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Mary McDonald on Closets, Baby Bonnets, and Staged Storylines

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Welcome back to Curbed Interviews, wherein Raina Cox (of If the Lamp Shade Fits and Curbed's Moonlighting series) interviews major players in shelter media and interior design. Have a suggestion for someone whose voice should be heard? Send it here.

Los Angeles interior designer Mary McDonald once declared, "I try to force everyone to be more glamorous," and her signature Hollywood Regency/glam look is definitely not for shrinking violets. As the sharpest-tongued member of Bravo's Million Dollar Decorators, McDonald had some of the show's most memorable lines along the vein of “I think she thinks it looks chic, but it’s kinda like a glittery toilet seat.” The femme fatale recently spoke with us about upcoming projects (real and imaginary) and how working with design flash-sales site One Kings Lane—her Tastemaker tag sale ends tomorrow at 8 a.m. EST—has allowed her to shed old decorating skins.

Your fellow Million Dollar Decorators castmates traveled to far-flung locales—Martyn Lawrence-Bullard to the markets of London and Kathryn Ireland to Morocco—to find their One Kings Lane Container Sale selections. Yours is a little bit different in that you are actually selling items from your personal collection. What will we see?
Well, actually this is more truly in line with [One Kings Lane's] Tastemaker "Tag" Sale label, so to speak, [and the items are] from my warehouses of inventory. This particular type of sale both Martyn and Nathan, as well as Kathryn, have also had—just not on the show. We all have purchased items over the years throughout Europe, America, and the Far East, for not only clients but ourselves as well. It is a mélange of everything ranging from antiques a client replaced something better with, to designer curtains from an old Beverly Hills estate where I lived. We all have warehouses of inventory that gathers over the years from our world shopping, initially with a job in mind, and somehow these things get changed and it accumulates—as well as our past lives which I have many. I have things I just don't feel I want to design with from past homes here too, so I am letting them go.
How did you go about making your One Kings Lane choices? Do you have any favorites?
I am a real design hoarder, so my staff really has to slap my hand. No sooner would we catalog 10 items to sell would I think about taking them back. I love it all, so it's hard. Basically, we had to decide if we have a job for it right now. If so, it stays; if not, it had to go. We shop all over the world constantly, so we will find what we need again. My personal favorites are the leopard sofa (sold out for $2,799) and curtains (still available for $399), because I loved that old room in my house. But I have nowhere for them, so I am selling a piece of me. There are lots of famous people that sat on that sofa. I also loved the French twin beds (still available for $6,899) that I bought in Paris and kept intending to use them for my god children, but they never seem to find a home so my staff forced me!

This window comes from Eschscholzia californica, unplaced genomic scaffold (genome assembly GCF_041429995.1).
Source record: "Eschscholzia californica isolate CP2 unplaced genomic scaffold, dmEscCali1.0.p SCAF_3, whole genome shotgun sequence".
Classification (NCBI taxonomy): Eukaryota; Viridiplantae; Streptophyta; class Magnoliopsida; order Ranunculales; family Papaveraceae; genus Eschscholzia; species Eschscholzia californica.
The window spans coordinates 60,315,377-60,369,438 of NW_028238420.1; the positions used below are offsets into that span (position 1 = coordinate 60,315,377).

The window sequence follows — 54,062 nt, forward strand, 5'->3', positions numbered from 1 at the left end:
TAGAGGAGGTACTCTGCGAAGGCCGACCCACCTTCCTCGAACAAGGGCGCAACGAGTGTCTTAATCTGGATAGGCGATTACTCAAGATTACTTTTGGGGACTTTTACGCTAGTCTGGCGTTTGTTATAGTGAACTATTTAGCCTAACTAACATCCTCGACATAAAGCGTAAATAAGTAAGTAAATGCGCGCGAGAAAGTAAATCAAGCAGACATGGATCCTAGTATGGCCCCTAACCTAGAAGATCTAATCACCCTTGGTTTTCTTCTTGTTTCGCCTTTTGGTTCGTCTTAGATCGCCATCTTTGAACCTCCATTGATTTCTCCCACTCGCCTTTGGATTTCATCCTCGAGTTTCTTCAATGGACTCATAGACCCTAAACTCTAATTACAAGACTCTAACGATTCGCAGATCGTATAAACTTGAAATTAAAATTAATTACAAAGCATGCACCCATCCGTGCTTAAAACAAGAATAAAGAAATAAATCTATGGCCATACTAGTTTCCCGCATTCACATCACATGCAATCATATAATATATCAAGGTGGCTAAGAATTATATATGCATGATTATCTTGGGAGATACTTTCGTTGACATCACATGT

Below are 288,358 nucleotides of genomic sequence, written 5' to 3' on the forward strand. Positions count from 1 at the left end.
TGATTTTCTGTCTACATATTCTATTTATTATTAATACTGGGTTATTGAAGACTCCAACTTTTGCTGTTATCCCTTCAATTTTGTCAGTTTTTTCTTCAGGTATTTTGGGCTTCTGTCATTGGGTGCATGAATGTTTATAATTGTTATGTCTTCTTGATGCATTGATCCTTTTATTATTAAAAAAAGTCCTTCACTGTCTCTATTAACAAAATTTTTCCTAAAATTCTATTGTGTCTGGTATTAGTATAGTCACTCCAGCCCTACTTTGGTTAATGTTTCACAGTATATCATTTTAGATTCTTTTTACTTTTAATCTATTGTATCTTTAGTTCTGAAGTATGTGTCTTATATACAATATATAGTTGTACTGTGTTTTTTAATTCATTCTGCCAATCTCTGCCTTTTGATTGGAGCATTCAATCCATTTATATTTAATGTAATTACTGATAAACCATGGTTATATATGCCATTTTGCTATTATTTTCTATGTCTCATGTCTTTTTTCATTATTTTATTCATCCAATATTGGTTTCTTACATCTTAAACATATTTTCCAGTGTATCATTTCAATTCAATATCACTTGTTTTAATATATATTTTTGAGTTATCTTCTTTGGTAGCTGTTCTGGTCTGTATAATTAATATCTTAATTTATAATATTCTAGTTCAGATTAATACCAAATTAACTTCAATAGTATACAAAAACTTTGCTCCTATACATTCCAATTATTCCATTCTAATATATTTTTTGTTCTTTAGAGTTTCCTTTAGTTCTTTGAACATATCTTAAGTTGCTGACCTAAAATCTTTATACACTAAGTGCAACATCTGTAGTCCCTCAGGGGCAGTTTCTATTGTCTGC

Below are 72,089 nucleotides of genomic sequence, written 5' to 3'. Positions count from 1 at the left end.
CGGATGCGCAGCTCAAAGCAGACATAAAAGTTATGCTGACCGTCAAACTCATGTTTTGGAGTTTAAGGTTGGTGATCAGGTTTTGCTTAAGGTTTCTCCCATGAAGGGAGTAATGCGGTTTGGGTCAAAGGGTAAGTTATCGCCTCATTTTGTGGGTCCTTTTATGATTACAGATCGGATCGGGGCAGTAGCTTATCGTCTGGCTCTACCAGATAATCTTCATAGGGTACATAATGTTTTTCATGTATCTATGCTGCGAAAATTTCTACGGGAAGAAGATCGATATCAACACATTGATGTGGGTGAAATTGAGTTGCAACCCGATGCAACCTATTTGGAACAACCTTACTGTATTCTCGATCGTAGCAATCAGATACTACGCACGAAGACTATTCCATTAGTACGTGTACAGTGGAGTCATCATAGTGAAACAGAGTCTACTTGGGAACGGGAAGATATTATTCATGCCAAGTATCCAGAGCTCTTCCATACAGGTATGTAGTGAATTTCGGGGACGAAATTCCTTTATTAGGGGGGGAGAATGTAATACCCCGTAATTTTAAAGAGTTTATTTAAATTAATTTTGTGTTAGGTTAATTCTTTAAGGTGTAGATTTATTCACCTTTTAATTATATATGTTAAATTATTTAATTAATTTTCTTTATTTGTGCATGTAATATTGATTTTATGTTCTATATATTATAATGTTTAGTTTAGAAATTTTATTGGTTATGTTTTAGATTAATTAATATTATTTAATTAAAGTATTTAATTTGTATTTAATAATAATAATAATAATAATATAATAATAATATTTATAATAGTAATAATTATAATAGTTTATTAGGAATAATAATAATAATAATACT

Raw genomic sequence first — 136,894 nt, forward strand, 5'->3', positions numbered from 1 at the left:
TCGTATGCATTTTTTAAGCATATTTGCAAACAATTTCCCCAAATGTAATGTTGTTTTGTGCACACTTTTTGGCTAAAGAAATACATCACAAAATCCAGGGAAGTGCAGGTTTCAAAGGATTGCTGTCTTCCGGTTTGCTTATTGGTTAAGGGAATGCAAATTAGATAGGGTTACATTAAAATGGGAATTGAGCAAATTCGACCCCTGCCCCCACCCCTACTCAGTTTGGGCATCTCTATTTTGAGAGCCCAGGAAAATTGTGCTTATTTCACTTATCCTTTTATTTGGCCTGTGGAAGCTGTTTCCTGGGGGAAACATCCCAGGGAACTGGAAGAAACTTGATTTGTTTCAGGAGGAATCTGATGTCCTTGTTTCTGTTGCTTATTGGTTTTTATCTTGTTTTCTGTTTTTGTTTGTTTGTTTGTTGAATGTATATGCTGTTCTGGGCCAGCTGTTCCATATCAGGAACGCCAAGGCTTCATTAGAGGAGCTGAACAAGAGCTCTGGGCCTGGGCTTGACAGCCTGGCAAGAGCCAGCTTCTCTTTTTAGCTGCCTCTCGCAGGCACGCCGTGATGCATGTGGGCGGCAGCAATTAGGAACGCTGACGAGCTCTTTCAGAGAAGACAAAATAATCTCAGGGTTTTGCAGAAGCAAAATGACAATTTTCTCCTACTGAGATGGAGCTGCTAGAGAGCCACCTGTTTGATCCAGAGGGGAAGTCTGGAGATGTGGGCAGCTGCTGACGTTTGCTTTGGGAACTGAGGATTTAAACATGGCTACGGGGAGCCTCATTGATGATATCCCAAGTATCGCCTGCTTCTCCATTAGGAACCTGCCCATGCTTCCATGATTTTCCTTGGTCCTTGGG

You began your design career as a milliner and then moved into interiors. What other job do you think you'd be great at?
Hmmm... shoe designer, cake designer (Silvia Weinstock type), evening gown designer, talk show host, actress, therapist (I can listen to people's problems for hours), and maybe a floral designer. I can't decide here, but I could give those a shot.

Last year saw the release of your first book Mary McDonald Interiors: The Allure of Style and a lamp collection for Robert Abbey. What new projects are you working on?
I am currently working on a fabric and trim line for Schumacher, a rug line for Patterson Flynn and Martin, two more lines I can't quite discuss yet, as well as a second book.

If you and Nathan Turner—your "gay son/little brother," as you've described him—were to collaborate on a product, what would it look like?
Something food-related because he loves to cook, and he comes over and makes me dinner all the time. Or it could be baby bedding, and we could have Nathan's face in a bonnet as the drop tag. Boy, he will kill me for that! He and I do always joke that I am going to put him in a stroller with a bonnet and wheel him around like a Saturday Night Live skit. He wants to, by the way. So let's say: hip baby bedding with matching bottles. And men's ties.

Fess up—was the whole Dru storyline in episode 6 of MDD staged?
Everyone keeps asking me that! I wish it were! Funny thing is [a client like] Dru is not an uncommon experience. Look, Dru was really nice and I was edited meaner than any of my conversations with her [actually were], but the Drus of the world call me all the time with even bigger homes and driveways than that, so I am not sure why people are shocked. I know more people with money and questionable taste than not, so nothing shocks me. There are people reasoning this, thinking they have great taste, and it's just as bad as hers. In the end, everyone should have a house that makes them happy. I can tell some people are never going to appreciate where my strengths lie, and they should have a designer that can give them what they want. That just won't be me, so it's better to set each other free in the beginning. It's just another day in the life of Mary McDonald to me.

· Mary McDonald, Inc. [official site]
· Mary McDonald's Bold and Theatrical Design [House Beautiful]
· Episode Six: Mary Brings the Bitchy and Jeffrey Tears It Up [Curbed National]
· Mary McDonald Tastemaker Tag Sale [One Kings Lane]
· Mary McDonald's MDD blog: "Just Say No" [Bravo TV]
· If the Lamp Shade Fits [official site]